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This Week on Washington Week: How 9/11 Changed American Politics

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Twenty years ago, on September 11, 2001, terrorists attacks tragically killed nearly 3,000 Americans, and dramatically changed life across the nation. 

In the days that followed, then-President George W. Bush sent a message directly to Al Qaeda, the Taliban, and other extremist groups. “We will make no distinction between the terrorists who committed these acts and those who harbored them,” President Bush said. In the years that followed, President Bush's promise led to two decades of war in Iraq and Afghanistan.
The wars created new forms of engagement by the U.S. military and intelligence services, including the use of torture and the detention of enemy combatants in “black sites.” In 2002, the Department of Homeland Security was established and given a wide portfolio, from Immigrations and Customs Enforcement to the Federal Emergency Management Agency.
The nation also bore witness to the demonization of Muslims and other immigrants of color, and the rise of foreign extremist groups. At the same time, the United States also grappled with the growth of white nationalism and domestic extremism. The Department of Homeland Security has warned that these extremist groups were emboldened by the January 6th attack on the Capitol.
To mark twenty years since the attacks on 9/11, Washington Week will produce a special program featuring journalists who covered the attacks and wars that followed. How has 9/11 shaped the United States in the past 20 years? What is the legacy of the wars in Afghanistan and Iraq? How has the expansion of government surveillance affected civil liberties? And what comes next as the Biden administration fights new and evolving forms of terror?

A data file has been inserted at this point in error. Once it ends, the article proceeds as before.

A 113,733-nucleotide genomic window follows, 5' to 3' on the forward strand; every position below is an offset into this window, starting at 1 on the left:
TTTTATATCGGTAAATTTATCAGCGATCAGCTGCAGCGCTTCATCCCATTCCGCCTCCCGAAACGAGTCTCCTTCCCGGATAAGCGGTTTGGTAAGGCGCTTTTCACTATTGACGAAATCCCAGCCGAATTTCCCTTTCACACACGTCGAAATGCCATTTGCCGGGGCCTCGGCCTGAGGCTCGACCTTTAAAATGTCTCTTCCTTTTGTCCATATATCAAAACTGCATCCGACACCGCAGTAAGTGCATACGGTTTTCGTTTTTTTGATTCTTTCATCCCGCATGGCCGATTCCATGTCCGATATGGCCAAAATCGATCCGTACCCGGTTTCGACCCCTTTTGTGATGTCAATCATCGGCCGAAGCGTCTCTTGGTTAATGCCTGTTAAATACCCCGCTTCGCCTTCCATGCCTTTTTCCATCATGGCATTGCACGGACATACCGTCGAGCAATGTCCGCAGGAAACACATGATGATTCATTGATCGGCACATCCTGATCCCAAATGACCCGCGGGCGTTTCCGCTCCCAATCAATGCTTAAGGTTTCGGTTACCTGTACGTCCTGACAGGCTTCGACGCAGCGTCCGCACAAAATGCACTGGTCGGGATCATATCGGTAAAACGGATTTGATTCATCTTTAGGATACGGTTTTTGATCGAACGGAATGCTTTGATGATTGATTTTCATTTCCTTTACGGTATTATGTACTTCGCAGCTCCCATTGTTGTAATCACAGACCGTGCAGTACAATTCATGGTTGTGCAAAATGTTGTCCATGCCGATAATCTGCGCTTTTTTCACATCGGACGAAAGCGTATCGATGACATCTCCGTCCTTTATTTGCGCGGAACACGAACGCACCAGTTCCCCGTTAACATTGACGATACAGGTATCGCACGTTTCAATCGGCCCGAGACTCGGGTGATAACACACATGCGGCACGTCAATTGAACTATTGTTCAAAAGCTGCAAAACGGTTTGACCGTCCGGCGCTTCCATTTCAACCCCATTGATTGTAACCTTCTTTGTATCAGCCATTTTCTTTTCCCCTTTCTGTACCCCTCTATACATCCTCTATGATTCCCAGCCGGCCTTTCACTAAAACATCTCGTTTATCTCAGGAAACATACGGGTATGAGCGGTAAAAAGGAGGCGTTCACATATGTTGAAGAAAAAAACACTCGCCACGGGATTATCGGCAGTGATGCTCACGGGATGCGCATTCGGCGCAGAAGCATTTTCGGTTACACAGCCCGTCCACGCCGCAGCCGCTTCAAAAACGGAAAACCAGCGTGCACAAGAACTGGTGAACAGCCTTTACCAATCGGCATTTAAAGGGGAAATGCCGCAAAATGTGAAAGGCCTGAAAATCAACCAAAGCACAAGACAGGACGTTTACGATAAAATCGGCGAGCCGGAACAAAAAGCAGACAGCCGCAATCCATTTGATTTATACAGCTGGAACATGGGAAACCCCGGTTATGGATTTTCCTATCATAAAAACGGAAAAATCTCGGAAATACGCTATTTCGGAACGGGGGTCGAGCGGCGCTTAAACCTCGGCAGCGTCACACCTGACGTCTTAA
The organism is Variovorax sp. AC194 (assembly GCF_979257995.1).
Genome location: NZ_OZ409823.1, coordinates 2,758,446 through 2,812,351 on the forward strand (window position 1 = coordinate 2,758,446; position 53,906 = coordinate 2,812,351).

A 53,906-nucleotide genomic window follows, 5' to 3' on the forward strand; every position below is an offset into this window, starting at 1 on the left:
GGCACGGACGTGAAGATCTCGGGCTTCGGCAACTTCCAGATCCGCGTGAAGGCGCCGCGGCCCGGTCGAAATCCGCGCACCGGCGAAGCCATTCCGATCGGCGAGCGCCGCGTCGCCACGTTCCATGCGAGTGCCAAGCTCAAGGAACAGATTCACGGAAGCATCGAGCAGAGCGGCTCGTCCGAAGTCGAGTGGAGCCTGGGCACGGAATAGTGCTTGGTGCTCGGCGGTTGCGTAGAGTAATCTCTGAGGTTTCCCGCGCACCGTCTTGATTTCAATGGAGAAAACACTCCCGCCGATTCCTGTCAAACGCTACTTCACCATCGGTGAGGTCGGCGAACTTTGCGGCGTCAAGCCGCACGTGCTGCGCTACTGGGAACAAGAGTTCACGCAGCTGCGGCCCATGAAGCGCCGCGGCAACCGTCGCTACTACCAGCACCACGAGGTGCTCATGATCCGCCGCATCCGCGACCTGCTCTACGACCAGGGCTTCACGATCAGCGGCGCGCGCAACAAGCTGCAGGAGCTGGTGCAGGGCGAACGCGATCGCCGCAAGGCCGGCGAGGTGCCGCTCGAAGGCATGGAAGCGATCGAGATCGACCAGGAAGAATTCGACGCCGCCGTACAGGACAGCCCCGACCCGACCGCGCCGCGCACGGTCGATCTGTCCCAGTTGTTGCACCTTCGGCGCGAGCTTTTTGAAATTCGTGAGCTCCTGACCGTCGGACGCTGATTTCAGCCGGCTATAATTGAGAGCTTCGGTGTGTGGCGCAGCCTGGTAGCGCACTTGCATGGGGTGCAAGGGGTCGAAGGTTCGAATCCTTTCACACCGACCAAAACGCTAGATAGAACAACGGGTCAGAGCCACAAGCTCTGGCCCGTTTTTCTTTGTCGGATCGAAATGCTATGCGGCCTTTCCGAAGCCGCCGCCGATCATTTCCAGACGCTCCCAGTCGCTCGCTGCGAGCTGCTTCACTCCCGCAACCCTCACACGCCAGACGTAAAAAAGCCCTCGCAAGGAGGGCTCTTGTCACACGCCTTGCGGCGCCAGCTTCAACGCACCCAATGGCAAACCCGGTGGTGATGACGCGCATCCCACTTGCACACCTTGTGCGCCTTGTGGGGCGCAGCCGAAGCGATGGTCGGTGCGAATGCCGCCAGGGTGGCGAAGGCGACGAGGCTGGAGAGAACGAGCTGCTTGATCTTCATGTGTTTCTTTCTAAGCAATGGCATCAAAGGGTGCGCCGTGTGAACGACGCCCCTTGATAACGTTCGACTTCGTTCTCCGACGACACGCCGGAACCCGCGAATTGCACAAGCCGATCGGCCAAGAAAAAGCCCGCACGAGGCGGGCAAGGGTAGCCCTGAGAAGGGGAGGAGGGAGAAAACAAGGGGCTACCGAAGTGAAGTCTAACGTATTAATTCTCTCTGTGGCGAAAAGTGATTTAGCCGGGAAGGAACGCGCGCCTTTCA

Joining moderator Yamiche Alcindor with more insight on Friday’s Washington Week:

  • Peter Baker, Chief White House Correspondent for The New York Times
  • Asma Khalid, White House Correspondent for NPR
  • Martha Raddatz, Chief Global Affairs Correspondent for ABC News 
  • Vivian Salama, National Security Reporter for The Wall Street Journal
  • Pierre Thomas, Chief Justice Correspondent for ABC News 

The conversation continues on the Washington Week Extra, streaming live on Facebook, YouTube and our website.